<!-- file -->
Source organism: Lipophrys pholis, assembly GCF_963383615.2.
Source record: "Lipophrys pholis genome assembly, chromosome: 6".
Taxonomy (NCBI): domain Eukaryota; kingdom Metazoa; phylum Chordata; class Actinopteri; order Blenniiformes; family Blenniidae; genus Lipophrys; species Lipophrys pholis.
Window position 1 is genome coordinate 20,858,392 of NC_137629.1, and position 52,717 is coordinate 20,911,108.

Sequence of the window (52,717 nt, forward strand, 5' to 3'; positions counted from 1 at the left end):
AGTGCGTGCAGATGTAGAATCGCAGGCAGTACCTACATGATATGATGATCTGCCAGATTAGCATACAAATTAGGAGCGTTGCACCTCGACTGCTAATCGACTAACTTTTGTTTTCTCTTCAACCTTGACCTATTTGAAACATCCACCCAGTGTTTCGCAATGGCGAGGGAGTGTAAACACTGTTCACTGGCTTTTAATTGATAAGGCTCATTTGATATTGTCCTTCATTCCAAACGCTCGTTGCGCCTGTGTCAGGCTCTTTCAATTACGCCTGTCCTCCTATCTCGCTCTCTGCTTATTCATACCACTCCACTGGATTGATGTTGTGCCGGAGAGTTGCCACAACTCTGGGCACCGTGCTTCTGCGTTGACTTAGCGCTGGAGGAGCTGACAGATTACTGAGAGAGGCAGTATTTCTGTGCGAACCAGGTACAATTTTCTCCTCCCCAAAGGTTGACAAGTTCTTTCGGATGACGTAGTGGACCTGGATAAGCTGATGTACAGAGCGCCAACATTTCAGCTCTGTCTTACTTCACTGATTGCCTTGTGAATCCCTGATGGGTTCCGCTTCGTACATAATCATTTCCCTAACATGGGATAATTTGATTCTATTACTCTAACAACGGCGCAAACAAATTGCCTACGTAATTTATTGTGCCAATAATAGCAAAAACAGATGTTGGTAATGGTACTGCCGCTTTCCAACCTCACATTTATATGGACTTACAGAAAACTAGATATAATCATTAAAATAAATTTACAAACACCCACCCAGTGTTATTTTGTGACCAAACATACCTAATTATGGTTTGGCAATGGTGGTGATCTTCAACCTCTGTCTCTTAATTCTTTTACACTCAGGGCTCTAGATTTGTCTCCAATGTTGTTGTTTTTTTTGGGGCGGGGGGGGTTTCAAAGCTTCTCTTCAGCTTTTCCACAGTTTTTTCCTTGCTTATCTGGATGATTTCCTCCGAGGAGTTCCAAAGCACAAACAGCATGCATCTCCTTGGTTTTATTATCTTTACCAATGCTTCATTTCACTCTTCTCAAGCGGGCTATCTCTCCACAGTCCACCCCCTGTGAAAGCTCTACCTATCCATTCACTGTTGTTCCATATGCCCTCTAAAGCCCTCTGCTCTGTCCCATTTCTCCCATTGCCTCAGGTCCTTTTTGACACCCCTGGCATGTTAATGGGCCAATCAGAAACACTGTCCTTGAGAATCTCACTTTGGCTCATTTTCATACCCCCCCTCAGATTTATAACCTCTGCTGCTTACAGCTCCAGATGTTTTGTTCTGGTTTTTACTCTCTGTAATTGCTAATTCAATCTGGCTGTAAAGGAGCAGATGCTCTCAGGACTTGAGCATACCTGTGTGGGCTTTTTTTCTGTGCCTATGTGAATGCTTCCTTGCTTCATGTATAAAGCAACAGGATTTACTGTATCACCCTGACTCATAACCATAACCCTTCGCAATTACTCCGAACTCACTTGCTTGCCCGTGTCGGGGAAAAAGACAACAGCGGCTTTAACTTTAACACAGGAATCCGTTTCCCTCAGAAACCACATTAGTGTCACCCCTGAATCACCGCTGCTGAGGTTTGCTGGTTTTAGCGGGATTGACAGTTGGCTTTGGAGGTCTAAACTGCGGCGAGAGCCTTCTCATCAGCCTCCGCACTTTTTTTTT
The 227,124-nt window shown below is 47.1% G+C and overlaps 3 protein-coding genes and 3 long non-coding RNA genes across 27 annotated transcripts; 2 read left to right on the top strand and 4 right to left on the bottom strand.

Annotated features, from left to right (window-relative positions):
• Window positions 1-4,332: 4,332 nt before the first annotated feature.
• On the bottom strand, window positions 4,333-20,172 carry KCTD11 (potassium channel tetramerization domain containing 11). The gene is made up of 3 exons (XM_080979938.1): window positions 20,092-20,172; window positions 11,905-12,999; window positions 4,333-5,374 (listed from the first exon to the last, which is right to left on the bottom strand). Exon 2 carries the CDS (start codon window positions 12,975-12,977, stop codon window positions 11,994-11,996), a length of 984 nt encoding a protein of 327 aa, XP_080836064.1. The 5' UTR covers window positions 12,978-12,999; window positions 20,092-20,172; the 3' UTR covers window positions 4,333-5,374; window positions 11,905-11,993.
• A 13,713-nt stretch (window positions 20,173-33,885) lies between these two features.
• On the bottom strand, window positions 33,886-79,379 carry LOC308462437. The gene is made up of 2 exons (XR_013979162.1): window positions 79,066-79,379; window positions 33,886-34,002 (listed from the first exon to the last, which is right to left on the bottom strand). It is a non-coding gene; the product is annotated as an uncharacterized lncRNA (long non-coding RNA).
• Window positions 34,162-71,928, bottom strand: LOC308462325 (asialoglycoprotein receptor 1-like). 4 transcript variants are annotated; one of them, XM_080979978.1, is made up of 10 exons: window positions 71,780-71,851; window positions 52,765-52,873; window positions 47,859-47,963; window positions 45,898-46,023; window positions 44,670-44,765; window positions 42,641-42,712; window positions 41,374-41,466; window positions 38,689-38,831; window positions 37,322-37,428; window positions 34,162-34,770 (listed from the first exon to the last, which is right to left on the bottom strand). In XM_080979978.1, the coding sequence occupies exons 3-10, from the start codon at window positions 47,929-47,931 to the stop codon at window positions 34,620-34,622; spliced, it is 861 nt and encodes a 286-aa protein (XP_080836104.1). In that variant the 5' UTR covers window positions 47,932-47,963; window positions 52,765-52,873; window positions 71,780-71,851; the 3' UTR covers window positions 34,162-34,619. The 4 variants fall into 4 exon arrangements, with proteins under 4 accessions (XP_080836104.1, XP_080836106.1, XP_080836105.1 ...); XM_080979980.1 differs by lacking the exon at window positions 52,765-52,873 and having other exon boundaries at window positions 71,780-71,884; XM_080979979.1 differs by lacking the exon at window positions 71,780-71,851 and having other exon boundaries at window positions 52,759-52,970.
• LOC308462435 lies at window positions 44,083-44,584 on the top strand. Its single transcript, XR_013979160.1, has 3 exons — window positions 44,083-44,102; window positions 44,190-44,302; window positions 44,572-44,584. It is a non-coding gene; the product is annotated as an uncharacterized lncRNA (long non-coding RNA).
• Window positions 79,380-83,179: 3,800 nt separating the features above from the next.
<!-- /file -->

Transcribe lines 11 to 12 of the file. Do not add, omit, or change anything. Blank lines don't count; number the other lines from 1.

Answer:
• A 13,713-nt stretch (window positions 20,173-33,885) lies between these two features.
• On the bottom strand, window positions 33,886-79,379 carry LOC308462437. The gene is made up of 2 exons (XR_013979162.1): window positions 79,066-79,379; window positions 33,886-34,002 (listed from the first exon to the last, which is right to left on the bottom strand). It is a non-coding gene; the product is annotated as an uncharacterized lncRNA (long non-coding RNA).